But that doesn’t mean outbound marketing doesn’t have a role to play—and as biased as I am, I’m also professional enough to know there are some situations where outbound tactics will win.

Let’s take a closer look at this debate and help you determine which methodology is appropriate for your firm.

But First, The Difference Between Outbound Versus Inbound Marketing

You can’t make an informed decision about which strategy will win in your firm’s battle for the best marketing approach if you don’t truly understand each side of the fight and the differences between the two. Outbound marketing is traditional, old school stuff. It’s where marketing and advertising started, and it’s what a lot of businesses still rely on today. Outbound is:

  • Cold calling (or cold emailing or messaging)
  • Direct mail
  • Paid advertisements (online or off) or paid publicity
  • Trade shows/seminars
  • Interrupting someone to get their attention
  • Incurring a tangible, direct cost to acquiring a lead or client
  • Creating an advertising system that’s dependent on budget

Now let’s compare that with inbound marketing:

  • Content creation (written, visual or audio)
  • SEO
  • Social media
  • Public relations
  • Supporting events
  • Community involvement
  • Public speaking
  • Word of mouth

Inbound marketing earns someone’s attention. It gets their permission to communicate with leads and has low monetary cost of acquiring clients. It’s more dependent on messaging and connection than ad spends, and does not always cost money to do.

The Advantage Goes to Inbound If You’re Short on Budget

The internet has made inbound marketing possible—and massively popular and often profitable—because the cost of distribution of the tactics in this marketing methodology is often free. Think back to that list of outbound tactics. With each one, there’s a cost associated and therefore a limit to how widely you can spread your message. There are only so many stamps you can buy so you can send out your direct mail because your budget is only so big, right?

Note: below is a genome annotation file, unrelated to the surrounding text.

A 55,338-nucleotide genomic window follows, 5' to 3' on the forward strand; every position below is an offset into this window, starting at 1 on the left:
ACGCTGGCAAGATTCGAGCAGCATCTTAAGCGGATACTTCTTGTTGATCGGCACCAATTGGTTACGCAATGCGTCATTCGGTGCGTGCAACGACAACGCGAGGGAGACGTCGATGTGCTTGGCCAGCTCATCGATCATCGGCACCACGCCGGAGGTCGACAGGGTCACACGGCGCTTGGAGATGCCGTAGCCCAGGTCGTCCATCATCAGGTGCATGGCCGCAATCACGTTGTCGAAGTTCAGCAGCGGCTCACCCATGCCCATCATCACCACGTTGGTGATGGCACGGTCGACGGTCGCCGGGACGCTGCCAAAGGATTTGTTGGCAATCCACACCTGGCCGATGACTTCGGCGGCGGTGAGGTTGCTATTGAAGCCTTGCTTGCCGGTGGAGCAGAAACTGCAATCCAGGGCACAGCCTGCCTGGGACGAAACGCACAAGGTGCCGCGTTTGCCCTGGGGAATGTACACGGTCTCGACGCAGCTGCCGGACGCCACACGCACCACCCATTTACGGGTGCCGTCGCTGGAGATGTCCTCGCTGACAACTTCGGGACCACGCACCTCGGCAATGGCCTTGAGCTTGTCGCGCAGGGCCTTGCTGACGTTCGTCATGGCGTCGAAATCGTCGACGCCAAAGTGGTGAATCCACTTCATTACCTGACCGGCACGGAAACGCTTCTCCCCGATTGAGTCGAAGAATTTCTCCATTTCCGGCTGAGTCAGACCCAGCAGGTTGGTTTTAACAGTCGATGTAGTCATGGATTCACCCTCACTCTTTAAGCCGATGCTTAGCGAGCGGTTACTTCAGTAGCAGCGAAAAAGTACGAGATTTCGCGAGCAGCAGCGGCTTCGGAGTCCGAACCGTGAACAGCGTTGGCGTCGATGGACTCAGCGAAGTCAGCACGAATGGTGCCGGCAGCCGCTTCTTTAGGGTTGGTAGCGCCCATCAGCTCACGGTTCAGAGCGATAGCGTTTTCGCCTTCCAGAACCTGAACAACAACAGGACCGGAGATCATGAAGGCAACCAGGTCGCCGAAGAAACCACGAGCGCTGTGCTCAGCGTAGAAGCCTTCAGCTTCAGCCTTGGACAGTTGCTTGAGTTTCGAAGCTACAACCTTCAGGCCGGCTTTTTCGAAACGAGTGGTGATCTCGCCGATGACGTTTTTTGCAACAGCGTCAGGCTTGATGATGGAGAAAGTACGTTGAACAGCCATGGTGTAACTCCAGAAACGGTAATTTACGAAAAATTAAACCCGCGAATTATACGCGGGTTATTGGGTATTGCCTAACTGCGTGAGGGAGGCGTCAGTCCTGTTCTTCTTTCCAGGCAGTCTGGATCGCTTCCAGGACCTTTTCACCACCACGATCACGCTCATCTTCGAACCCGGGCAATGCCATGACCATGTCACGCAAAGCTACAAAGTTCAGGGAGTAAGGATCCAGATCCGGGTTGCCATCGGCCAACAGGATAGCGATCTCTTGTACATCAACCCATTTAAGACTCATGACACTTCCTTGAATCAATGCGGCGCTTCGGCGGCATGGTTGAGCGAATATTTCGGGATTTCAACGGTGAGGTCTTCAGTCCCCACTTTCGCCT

But with inbound marketing, most of the time, you get free supplies and free distribution channels. It’s popular not because some millennial said, “Hey man, blogging is cool,” or “All the kids are on social media these days,” but because it’s an incredible opportunity for unlimited reach without spending a dime. It’s just a smart business decision to invest in inbound marketing, which of course, content marketing is a part of.

You get a lot more bang for your buck and you also have what essentially amounts to unlimited upside. Your reach is virtually limitless because you’re dealing with digital space.

That being said, you must understand that these marketing methodologies could have a place in the overall marketing strategy for your firm if you want to be a successful marketer. There’s nothing wrong with either type of marketing. Both work.
They’re both very different, but that doesn’t mean there’s a “right” and a “wrong” here. It depends on your business, your goals, strengths and services or offers.

Use Both These Marketing Methodologies, But in the Right Order

I think the “outbound versus inbound marketing” debate is, ultimately, the wrong one to have. A far better question to ask is, “in which order should I layer on my marketing tactics?”